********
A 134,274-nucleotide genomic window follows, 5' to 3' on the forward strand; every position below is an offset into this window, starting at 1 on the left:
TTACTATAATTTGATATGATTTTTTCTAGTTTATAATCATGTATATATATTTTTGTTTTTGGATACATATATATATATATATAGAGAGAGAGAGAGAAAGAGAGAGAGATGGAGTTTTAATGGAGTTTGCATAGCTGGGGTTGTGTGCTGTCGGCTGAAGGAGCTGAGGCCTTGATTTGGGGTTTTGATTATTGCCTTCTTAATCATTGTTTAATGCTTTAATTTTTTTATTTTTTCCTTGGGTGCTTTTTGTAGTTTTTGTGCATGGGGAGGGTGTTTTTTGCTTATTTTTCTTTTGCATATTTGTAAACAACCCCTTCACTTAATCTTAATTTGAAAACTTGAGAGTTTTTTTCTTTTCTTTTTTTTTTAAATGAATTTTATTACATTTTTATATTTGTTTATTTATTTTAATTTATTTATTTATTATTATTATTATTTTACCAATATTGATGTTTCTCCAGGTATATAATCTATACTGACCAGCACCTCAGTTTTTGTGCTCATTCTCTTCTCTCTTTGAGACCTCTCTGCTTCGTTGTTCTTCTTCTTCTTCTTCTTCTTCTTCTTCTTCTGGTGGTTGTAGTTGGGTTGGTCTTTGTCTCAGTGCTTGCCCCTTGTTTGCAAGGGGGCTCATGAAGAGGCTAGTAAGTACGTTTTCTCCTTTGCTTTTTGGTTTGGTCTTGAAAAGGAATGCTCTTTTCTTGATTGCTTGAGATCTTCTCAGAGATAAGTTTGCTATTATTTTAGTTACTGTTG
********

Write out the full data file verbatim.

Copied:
A 134,274-nucleotide genomic window follows, 5' to 3' on the forward strand; every position below is an offset into this window, starting at 1 on the left:
TTACTATAATTTGATATGATTTTTTCTAGTTTATAATCATGTATATATATTTTTGTTTTTGGATACATATATATATATATATAGAGAGAGAGAGAGAAAGAGAGAGAGATGGAGTTTTAATGGAGTTTGCATAGCTGGGGTTGTGTGCTGTCGGCTGAAGGAGCTGAGGCCTTGATTTGGGGTTTTGATTATTGCCTTCTTAATCATTGTTTAATGCTTTAATTTTTTTATTTTTTCCTTGGGTGCTTTTTGTAGTTTTTGTGCATGGGGAGGGTGTTTTTTGCTTATTTTTCTTTTGCATATTTGTAAACAACCCCTTCACTTAATCTTAATTTGAAAACTTGAGAGTTTTTTTCTTTTCTTTTTTTTTTAAATGAATTTTATTACATTTTTATATTTGTTTATTTATTTTAATTTATTTATTTATTATTATTATTATTTTACCAATATTGATGTTTCTCCAGGTATATAATCTATACTGACCAGCACCTCAGTTTTTGTGCTCATTCTCTTCTCTCTTTGAGACCTCTCTGCTTCGTTGTTCTTCTTCTTCTTCTTCTTCTTCTTCTTCTTCTGGTGGTTGTAGTTGGGTTGGTCTTTGTCTCAGTGCTTGCCCCTTGTTTGCAAGGGGGCTCATGAAGAGGCTAGTAAGTACGTTTTCTCCTTTGCTTTTTGGTTTGGTCTTGAAAAGGAATGCTCTTTTCTTGATTGCTTGAGATCTTCTCAGAGATAAGTTTGCTATTATTTTAGTTACTGTTG